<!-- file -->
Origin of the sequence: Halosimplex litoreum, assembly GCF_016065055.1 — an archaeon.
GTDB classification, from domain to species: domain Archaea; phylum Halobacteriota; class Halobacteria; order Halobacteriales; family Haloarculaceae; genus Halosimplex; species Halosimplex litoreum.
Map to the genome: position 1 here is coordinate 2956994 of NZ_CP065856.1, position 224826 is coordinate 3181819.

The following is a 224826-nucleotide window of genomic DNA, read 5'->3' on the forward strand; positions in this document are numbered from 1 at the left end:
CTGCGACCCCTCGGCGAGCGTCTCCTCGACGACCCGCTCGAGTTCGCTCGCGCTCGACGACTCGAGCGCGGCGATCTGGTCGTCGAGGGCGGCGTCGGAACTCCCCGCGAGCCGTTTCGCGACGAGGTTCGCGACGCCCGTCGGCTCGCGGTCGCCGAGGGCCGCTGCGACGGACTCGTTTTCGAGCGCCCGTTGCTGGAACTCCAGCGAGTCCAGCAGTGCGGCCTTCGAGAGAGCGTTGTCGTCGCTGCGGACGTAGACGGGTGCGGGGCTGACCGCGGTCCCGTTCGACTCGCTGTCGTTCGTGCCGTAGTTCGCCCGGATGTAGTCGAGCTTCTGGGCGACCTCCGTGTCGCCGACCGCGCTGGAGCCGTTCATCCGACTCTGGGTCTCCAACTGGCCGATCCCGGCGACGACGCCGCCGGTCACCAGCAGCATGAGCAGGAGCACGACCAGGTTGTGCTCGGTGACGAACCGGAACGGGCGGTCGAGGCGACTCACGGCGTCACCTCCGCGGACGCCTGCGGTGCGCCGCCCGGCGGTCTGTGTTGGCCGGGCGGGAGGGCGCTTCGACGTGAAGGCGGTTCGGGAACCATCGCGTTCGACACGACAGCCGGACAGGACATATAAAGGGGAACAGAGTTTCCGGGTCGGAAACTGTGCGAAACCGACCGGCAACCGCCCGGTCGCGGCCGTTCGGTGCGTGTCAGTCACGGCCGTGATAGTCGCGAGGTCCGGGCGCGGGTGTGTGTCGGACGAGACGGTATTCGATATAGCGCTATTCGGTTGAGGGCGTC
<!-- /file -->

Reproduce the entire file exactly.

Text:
Origin of the sequence: Halosimplex litoreum, assembly GCF_016065055.1 — an archaeon.
GTDB classification, from domain to species: domain Archaea; phylum Halobacteriota; class Halobacteria; order Halobacteriales; family Haloarculaceae; genus Halosimplex; species Halosimplex litoreum.
Map to the genome: position 1 here is coordinate 2956994 of NZ_CP065856.1, position 224826 is coordinate 3181819.

The following is a 224826-nucleotide window of genomic DNA, read 5'->3' on the forward strand; positions in this document are numbered from 1 at the left end:
CTGCGACCCCTCGGCGAGCGTCTCCTCGACGACCCGCTCGAGTTCGCTCGCGCTCGACGACTCGAGCGCGGCGATCTGGTCGTCGAGGGCGGCGTCGGAACTCCCCGCGAGCCGTTTCGCGACGAGGTTCGCGACGCCCGTCGGCTCGCGGTCGCCGAGGGCCGCTGCGACGGACTCGTTTTCGAGCGCCCGTTGCTGGAACTCCAGCGAGTCCAGCAGTGCGGCCTTCGAGAGAGCGTTGTCGTCGCTGCGGACGTAGACGGGTGCGGGGCTGACCGCGGTCCCGTTCGACTCGCTGTCGTTCGTGCCGTAGTTCGCCCGGATGTAGTCGAGCTTCTGGGCGACCTCCGTGTCGCCGACCGCGCTGGAGCCGTTCATCCGACTCTGGGTCTCCAACTGGCCGATCCCGGCGACGACGCCGCCGGTCACCAGCAGCATGAGCAGGAGCACGACCAGGTTGTGCTCGGTGACGAACCGGAACGGGCGGTCGAGGCGACTCACGGCGTCACCTCCGCGGACGCCTGCGGTGCGCCGCCCGGCGGTCTGTGTTGGCCGGGCGGGAGGGCGCTTCGACGTGAAGGCGGTTCGGGAACCATCGCGTTCGACACGACAGCCGGACAGGACATATAAAGGGGAACAGAGTTTCCGGGTCGGAAACTGTGCGAAACCGACCGGCAACCGCCCGGTCGCGGCCGTTCGGTGCGTGTCAGTCACGGCCGTGATAGTCGCGAGGTCCGGGCGCGGGTGTGTGTCGGACGAGACGGTATTCGATATAGCGCTATTCGGTTGAGGGCGTC